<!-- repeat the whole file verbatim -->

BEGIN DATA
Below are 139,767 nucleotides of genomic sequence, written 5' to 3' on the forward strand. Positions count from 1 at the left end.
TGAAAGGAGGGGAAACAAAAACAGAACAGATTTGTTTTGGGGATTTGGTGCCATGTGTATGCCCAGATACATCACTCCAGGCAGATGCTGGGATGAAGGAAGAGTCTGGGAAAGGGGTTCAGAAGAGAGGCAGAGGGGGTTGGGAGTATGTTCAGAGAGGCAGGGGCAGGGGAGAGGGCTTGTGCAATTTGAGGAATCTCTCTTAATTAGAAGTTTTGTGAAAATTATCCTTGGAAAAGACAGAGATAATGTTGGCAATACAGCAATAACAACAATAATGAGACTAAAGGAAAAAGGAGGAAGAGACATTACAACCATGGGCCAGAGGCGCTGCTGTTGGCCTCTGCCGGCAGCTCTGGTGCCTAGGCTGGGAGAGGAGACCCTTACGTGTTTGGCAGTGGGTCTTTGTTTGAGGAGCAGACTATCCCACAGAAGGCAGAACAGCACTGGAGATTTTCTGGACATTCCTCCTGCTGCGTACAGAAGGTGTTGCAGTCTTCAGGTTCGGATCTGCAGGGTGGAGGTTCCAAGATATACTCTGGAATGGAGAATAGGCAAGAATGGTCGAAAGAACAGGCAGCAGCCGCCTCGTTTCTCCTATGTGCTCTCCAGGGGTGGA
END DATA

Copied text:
Below are 139,767 nucleotides of genomic sequence, written 5' to 3' on the forward strand. Positions count from 1 at the left end.
TGAAAGGAGGGGAAACAAAAACAGAACAGATTTGTTTTGGGGATTTGGTGCCATGTGTATGCCCAGATACATCACTCCAGGCAGATGCTGGGATGAAGGAAGAGTCTGGGAAAGGGGTTCAGAAGAGAGGCAGAGGGGGTTGGGAGTATGTTCAGAGAGGCAGGGGCAGGGGAGAGGGCTTGTGCAATTTGAGGAATCTCTCTTAATTAGAAGTTTTGTGAAAATTATCCTTGGAAAAGACAGAGATAATGTTGGCAATACAGCAATAACAACAATAATGAGACTAAAGGAAAAAGGAGGAAGAGACATTACAACCATGGGCCAGAGGCGCTGCTGTTGGCCTCTGCCGGCAGCTCTGGTGCCTAGGCTGGGAGAGGAGACCCTTACGTGTTTGGCAGTGGGTCTTTGTTTGAGGAGCAGACTATCCCACAGAAGGCAGAACAGCACTGGAGATTTTCTGGACATTCCTCCTGCTGCGTACAGAAGGTGTTGCAGTCTTCAGGTTCGGATCTGCAGGGTGGAGGTTCCAAGATATACTCTGGAATGGAGAATAGGCAAGAATGGTCGAAAGAACAGGCAGCAGCCGCCTCGTTTCTCCTATGTGCTCTCCAGGGGTGGA